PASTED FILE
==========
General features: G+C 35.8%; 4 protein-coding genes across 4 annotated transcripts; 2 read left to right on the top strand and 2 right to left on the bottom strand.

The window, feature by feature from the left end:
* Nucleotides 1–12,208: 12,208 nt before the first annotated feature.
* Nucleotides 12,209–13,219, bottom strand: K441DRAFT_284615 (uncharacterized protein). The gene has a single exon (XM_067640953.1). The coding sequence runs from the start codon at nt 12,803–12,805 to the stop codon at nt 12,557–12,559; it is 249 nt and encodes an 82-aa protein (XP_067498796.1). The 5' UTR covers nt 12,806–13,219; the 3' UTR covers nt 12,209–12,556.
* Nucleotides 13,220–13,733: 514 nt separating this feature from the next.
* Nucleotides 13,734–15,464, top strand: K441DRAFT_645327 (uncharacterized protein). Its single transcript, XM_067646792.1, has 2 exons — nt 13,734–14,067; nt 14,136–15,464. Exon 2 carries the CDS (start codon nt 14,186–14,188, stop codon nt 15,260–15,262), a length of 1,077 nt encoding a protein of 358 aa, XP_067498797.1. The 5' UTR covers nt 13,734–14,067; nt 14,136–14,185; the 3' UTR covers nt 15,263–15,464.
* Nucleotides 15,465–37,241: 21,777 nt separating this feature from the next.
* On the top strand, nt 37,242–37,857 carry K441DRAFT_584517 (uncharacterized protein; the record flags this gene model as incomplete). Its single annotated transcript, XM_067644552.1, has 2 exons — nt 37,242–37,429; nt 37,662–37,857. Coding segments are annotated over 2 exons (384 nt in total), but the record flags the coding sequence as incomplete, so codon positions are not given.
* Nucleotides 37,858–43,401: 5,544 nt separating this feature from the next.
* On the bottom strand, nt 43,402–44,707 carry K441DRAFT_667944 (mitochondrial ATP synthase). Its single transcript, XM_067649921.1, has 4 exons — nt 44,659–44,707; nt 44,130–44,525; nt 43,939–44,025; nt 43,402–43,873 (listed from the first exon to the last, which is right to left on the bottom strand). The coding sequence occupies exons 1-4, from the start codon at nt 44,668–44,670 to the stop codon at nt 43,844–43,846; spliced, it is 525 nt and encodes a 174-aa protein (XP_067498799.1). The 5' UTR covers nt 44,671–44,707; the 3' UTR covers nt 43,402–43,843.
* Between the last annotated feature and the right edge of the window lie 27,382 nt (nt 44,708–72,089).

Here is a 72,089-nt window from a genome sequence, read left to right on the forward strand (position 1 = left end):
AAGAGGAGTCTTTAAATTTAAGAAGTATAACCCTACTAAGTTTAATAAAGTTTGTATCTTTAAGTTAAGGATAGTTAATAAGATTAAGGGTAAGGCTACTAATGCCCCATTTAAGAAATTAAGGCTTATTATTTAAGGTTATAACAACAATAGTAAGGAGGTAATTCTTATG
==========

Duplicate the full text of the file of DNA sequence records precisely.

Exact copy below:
General features: G+C 35.8%; 4 protein-coding genes across 4 annotated transcripts; 2 read left to right on the top strand and 2 right to left on the bottom strand.

The window, feature by feature from the left end:
* Nucleotides 1–12,208: 12,208 nt before the first annotated feature.
* Nucleotides 12,209–13,219, bottom strand: K441DRAFT_284615 (uncharacterized protein). The gene has a single exon (XM_067640953.1). The coding sequence runs from the start codon at nt 12,803–12,805 to the stop codon at nt 12,557–12,559; it is 249 nt and encodes an 82-aa protein (XP_067498796.1). The 5' UTR covers nt 12,806–13,219; the 3' UTR covers nt 12,209–12,556.
* Nucleotides 13,220–13,733: 514 nt separating this feature from the next.
* Nucleotides 13,734–15,464, top strand: K441DRAFT_645327 (uncharacterized protein). Its single transcript, XM_067646792.1, has 2 exons — nt 13,734–14,067; nt 14,136–15,464. Exon 2 carries the CDS (start codon nt 14,186–14,188, stop codon nt 15,260–15,262), a length of 1,077 nt encoding a protein of 358 aa, XP_067498797.1. The 5' UTR covers nt 13,734–14,067; nt 14,136–14,185; the 3' UTR covers nt 15,263–15,464.
* Nucleotides 15,465–37,241: 21,777 nt separating this feature from the next.
* On the top strand, nt 37,242–37,857 carry K441DRAFT_584517 (uncharacterized protein; the record flags this gene model as incomplete). Its single annotated transcript, XM_067644552.1, has 2 exons — nt 37,242–37,429; nt 37,662–37,857. Coding segments are annotated over 2 exons (384 nt in total), but the record flags the coding sequence as incomplete, so codon positions are not given.
* Nucleotides 37,858–43,401: 5,544 nt separating this feature from the next.
* On the bottom strand, nt 43,402–44,707 carry K441DRAFT_667944 (mitochondrial ATP synthase). Its single transcript, XM_067649921.1, has 4 exons — nt 44,659–44,707; nt 44,130–44,525; nt 43,939–44,025; nt 43,402–43,873 (listed from the first exon to the last, which is right to left on the bottom strand). The coding sequence occupies exons 1-4, from the start codon at nt 44,668–44,670 to the stop codon at nt 43,844–43,846; spliced, it is 525 nt and encodes a 174-aa protein (XP_067498799.1). The 5' UTR covers nt 44,671–44,707; the 3' UTR covers nt 43,402–43,843.
* Between the last annotated feature and the right edge of the window lie 27,382 nt (nt 44,708–72,089).

Here is a 72,089-nt window from a genome sequence, read left to right on the forward strand (position 1 = left end):
AAGAGGAGTCTTTAAATTTAAGAAGTATAACCCTACTAAGTTTAATAAAGTTTGTATCTTTAAGTTAAGGATAGTTAATAAGATTAAGGGTAAGGCTACTAATGCCCCATTTAAGAAATTAAGGCTTATTATTTAAGGTTATAACAACAATAGTAAGGAGGTAATTCTTATG